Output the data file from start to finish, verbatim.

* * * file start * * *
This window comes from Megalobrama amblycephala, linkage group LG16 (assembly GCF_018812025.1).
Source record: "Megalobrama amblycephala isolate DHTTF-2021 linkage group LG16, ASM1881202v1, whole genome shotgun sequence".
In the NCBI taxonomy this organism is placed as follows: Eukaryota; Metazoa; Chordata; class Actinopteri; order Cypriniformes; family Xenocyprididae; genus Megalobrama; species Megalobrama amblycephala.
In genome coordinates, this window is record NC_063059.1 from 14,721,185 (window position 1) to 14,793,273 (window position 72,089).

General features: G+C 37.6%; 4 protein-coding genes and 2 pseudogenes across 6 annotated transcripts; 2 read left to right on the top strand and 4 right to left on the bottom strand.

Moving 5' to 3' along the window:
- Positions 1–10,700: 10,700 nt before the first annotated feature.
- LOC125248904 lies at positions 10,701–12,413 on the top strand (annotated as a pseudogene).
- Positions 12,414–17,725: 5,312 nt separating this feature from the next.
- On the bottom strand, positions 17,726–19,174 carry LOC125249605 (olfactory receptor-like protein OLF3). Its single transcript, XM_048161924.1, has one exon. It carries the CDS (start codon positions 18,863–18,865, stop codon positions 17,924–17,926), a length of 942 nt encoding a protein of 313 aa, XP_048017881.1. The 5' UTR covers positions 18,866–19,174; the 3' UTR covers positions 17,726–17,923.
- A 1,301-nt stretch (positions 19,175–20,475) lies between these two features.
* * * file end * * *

This window comes from Megalobrama amblycephala, linkage group LG16 (assembly GCF_018812025.1).
Source record: "Megalobrama amblycephala isolate DHTTF-2021 linkage group LG16, ASM1881202v1, whole genome shotgun sequence".
In the NCBI taxonomy this organism is placed as follows: Eukaryota; Metazoa; Chordata; class Actinopteri; order Cypriniformes; family Xenocyprididae; genus Megalobrama; species Megalobrama amblycephala.
In genome coordinates, this window is record NC_063059.1 from 14,721,185 (window position 1) to 14,793,273 (window position 72,089).

General features: G+C 37.6%; 4 protein-coding genes and 2 pseudogenes across 6 annotated transcripts; 2 read left to right on the top strand and 4 right to left on the bottom strand.

Moving 5' to 3' along the window:
- Positions 1–10,700: 10,700 nt before the first annotated feature.
- LOC125248904 lies at positions 10,701–12,413 on the top strand (annotated as a pseudogene).
- Positions 12,414–17,725: 5,312 nt separating this feature from the next.
- On the bottom strand, positions 17,726–19,174 carry LOC125249605 (olfactory receptor-like protein OLF3). Its single transcript, XM_048161924.1, has one exon. It carries the CDS (start codon positions 18,863–18,865, stop codon positions 17,924–17,926), a length of 942 nt encoding a protein of 313 aa, XP_048017881.1. The 5' UTR covers positions 18,866–19,174; the 3' UTR covers positions 17,726–17,923.
- A 1,301-nt stretch (positions 19,175–20,475) lies between these two features.